As communication technology becomes more sophisticated and ubiquitous, public relations practitioners who are sold to the conventions of the profession tend to nurture a concern, some sort of fear. The fear of being displaced and made irrelevant by an evolving digital technology. One can understand the basis for such concern, especially with the increased adoption of Artificial Intelligence (AI).
But on the flip-side, technology is actually redefining the art of reputation management. It is setting new standards and creating new paradigms in the profession, and so, the professionally lack-lustre PR practitioner begins to play catch-up if he does not swim with the tide of technological novelties.
The modern public relations practitioner has a handful of skills to master. He needs to upskill! The era of only drafting and syndicating press releases for positive mentions and favourable coverage has been overtaken by technology. But this does not erase the place of press releases in PR. The practitioner has to acquire the skill of Online Reputation Management (ORM). This entails a lot. Managing corporate reputation today is largely done in the digital space. The reason is not far-flung- an organisation’s stakeholders belong in online communities where they have conversations and share experiences about brands. These ‘brand narratives’ go viral in just a trice. If it’s positive, then it’s good publicity for the brand. But if negative, then the reputation of the organization is on the line. The public relations of today is chiefly prosecuted with digital tools. Digital public relations is the new public relations.
Times are changing. Organisations are becoming more critical of their public relations officers. In fact, some CEOs dismiss PR as a management function, with the belief that PR does not tangibly add to their bottom-line. They are no longer influenced by expressions like ‘our effort (PR) is helping to favourably shape the image of the organisation’, ‘our PR campaign will build lines of understanding between the organisation and its audiences’, ‘we will employ strategic PR in raising the profile of the organisation’, etc.
These are all noble statements, but the CEO is interested in how your communication campaign will increase sales. There has to be a tie-in. The modern PR practitioner has to start tilting towards a different model, which I call ‘the public relations that sells. Your PR must sell. For that to happen, you must shift from the regular kind of PR and embrace some of the tools deployed in 21st century marketing. Do not misconstrue my argument. Public relations clearly differs from marketing. But the truth is that, digital technology seems to be blurring the lines. Both fields are becoming more aligned now than they were a decade ago.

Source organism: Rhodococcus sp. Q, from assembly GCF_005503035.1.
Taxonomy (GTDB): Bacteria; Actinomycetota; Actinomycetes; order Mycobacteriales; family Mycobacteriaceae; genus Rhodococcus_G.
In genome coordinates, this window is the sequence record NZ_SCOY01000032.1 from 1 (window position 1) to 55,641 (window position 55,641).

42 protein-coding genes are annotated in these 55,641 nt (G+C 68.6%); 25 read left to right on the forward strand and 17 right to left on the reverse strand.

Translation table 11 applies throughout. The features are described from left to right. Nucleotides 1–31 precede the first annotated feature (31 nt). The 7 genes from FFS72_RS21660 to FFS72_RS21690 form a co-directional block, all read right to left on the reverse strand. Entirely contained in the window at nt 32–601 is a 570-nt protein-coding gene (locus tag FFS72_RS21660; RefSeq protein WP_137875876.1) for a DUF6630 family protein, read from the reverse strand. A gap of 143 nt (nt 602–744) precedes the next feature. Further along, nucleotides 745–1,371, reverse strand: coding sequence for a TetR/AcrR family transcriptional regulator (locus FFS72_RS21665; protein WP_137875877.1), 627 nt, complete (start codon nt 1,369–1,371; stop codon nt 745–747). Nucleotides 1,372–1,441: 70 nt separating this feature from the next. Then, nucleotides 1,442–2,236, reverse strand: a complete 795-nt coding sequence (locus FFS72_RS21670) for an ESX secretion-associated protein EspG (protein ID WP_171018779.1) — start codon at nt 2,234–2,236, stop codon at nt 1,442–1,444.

In today’s PR practice, emphasis is on story-telling, social media, influencer marketing, blog leveraging, search engine optimisation, interpreting analytics, Big Data, content performance, Artificial Intelligence, etc. As a result, the modern PR practitioner, to be effective, must adopt a strategic multi-channel approach. Communicating with your stakeholders should go beyond the standard print and electronic placements to incorporate an array of digital platforms. The strides in media technology have made it imperative for the practitioner to broaden into multiple channels, a practice that expands the reach of the message and even its impact. There is a correlation between channel multiplicity and message effect. When you disseminate your message via only one medium, the message will ‘get lost’ and swallowed up by other messages that are multi-channeled. It’s that simple. The media space is saturated, with so many brands pushing out information to the same audience you are trying to reach.
Also, tracking the success of campaigns has become easier. Historically, public relations practitioners have been finding it hard to measure their return on investment and prove the value of PR. They would normally rely on press clippings and off-air dubs. However, with the advancements in digital technology, we now have tools for measuring the impact of PR campaigns. For instance, digital platforms are embedded with a metrics feature which provides insight on audience engagement with message, share of voice among competitors, sentiment ratio, level of impression, message reach, and other data which can help you draw conclusions on the impact of the campaign.
Public relations practitioners should not have hassles demonstrating their value in organisations. Modern PR is one that sells, and has adapted with the times, staying relevant by picking the best from the old and aptly combining it with the best of the new. Organisations need a PR that sells, not a PR that gulps funds but struggles to show value.
Stanley Olisa is a Media and Communications Strategist at Caritas Communications Limited, Lagos. Reach him via Olisastanley513@gmail.com